Does the Chakravala ever end, or does the wheel keep on turning? Fortunately, the algorithm converges, that is, it eventually gets to $k=1$. The proof is given by A. Bauval in “An elementary proof of the halting property for the Chakravala Algorithm”.

But to make the Chakravala work requires understanding modular arithmetic.

## # Modular Arithmetic

In number theory it’s often useful to describe a number by its remainder when divided by another number, so if

$a = qn+r$

then $n$ goes into $a$ $q$ times with a remainder of $r$. An example is the angle when going around a circle:

If the circle has a radius of $1$, then the angle $\theta$ ranges from $0$ to $2 \pi$, but once it gets back to the $x$-axis the remainder resets to $0$. That is, you can’t tell from looking at where the pointer is whether it’s gone around zero times, once, twice, or more. The sloped lines in this plot represent the remainder of the angle after dividing by $2 \pi$. Usually, the numbers $a,q,n$, and $r$ are integers and the equation is often written as

$a = r \text{ mod}(n)$

meaning that the remainder when $a$ is divided by $n$ is $r$, or “$a$ equals $r$ modulo $n$”. The $q$ is missing in the equation because it’s the integer number of times that $n$ divides $a$, and we’re only interested in the remainder $r$.

If $a = r_1 \text{ mod}(n)$ and $b = r_2 \text{ mod}(n)$ then $a+b = r_1 + r_2 \text{ mod}(n)$, since

$\begin{aligned} a &= q_1 n + r_1 \\ b &= q_2n+r_2 \\ a+b &= (q_1 n + r_1) + (q_2 n + r_2) \\ &= (q_1 + q_2) n + (r_1 + r_2) \\ &= r_1 + r_2 \text{ mod}(n) \end{aligned}$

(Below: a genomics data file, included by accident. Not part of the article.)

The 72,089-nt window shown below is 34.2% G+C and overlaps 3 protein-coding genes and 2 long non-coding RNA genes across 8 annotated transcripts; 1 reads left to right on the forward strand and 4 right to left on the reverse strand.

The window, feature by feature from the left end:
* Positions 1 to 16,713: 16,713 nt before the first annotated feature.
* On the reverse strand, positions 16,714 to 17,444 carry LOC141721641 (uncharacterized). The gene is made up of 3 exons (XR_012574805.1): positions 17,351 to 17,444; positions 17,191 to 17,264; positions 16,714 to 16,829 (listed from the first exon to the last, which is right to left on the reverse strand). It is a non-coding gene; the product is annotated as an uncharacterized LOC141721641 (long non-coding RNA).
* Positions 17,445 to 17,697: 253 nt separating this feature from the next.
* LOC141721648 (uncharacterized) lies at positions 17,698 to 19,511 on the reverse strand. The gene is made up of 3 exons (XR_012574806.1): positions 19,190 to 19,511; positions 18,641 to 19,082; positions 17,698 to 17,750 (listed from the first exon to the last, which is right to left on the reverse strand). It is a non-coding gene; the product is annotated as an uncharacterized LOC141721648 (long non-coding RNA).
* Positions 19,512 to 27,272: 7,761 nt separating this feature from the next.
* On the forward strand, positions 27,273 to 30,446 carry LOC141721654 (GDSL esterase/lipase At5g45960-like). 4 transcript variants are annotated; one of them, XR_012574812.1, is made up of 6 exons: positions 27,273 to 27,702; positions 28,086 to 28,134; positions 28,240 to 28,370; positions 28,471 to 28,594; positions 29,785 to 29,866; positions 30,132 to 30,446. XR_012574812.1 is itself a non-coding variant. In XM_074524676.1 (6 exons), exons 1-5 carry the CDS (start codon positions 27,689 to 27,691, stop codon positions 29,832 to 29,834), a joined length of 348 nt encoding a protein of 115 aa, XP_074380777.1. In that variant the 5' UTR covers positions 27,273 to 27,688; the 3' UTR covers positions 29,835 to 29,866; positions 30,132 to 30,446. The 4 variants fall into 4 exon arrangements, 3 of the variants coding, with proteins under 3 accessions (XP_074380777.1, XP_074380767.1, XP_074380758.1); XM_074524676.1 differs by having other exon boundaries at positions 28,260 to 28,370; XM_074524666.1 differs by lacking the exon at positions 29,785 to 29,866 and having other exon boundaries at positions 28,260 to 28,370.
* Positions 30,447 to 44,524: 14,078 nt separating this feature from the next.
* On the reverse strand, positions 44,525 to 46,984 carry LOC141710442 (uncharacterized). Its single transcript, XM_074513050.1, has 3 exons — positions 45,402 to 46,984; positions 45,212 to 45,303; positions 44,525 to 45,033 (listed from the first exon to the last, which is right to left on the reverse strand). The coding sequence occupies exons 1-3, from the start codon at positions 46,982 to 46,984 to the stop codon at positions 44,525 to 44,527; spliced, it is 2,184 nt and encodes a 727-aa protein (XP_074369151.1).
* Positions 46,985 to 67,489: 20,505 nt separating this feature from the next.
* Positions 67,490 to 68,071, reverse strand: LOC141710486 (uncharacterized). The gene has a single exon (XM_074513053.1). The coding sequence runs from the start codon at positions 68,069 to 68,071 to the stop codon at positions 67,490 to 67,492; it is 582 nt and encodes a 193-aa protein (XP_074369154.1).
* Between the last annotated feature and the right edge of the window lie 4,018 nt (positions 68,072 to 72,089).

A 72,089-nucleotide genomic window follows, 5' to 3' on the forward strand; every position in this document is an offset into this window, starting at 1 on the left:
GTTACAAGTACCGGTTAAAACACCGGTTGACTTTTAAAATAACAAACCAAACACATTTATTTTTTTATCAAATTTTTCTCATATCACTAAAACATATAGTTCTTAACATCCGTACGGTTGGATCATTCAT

For example, $14 = 4 \text{ mod}(5)$ and $17 = 2 \text{ mod}(5)$ so $14+17 = 31 = 1 \text{ mod}(5)$. Of course, adding $4+2 = 6$ so you have to apply the modulus again to get $6 = 1 \text{ mod}(5)$. Subtraction works the same way with $a - b = (q_1 n + r_1) - (q_2 n + r_2)$.

You can multiply numbers modulo $n$. Using the same notation from above,

$\begin{aligned} a \times b &= (q_1 n + r_1) \times (q_2 n + r_2) \\ &= q_1 q_2 n^2 + q_1 r_2 n + q_2 r_1 n + r_1 r_2 \\ &= (q_1 q_2 n + q_1 r_2 + q_2 r_1)n + r_1 r_2 \\ &= r_1 r_2 \text{ mod}(n) \end{aligned}$

So, $14 \times 17 = 238 = 3 \text{ mod} (5)$ and $4 \times 2 = 8 = 3 \text{ mod}(5)$.

The only arithmetic operation left is division. Since $10 = 4 \text{ mod}(6)$ it would be convenient if we could divide both sides by $2$ to get $\frac{10}{2} = 5 = \frac{4}{2} = 2 \text{ mod}(6)$, but clearly, that’s wrong, $5 \neq 2 \text{ mod}(6)$. The division operation that we’re used to means that if

$\frac{x}{y} = z$

then

$x = yz.$

If the solution to dividing $x$ by $y$ is $z$, then multiplication reverses this, so $y$ times $z$ must equal $x$. We need an equivalent for modulo division. Suppose there are two numbers $z_1$ and $z_2$ such that multiplication by $y$ gives the same answer modulo $n$,

$z_1y = z_2y \text{ mod}(n).$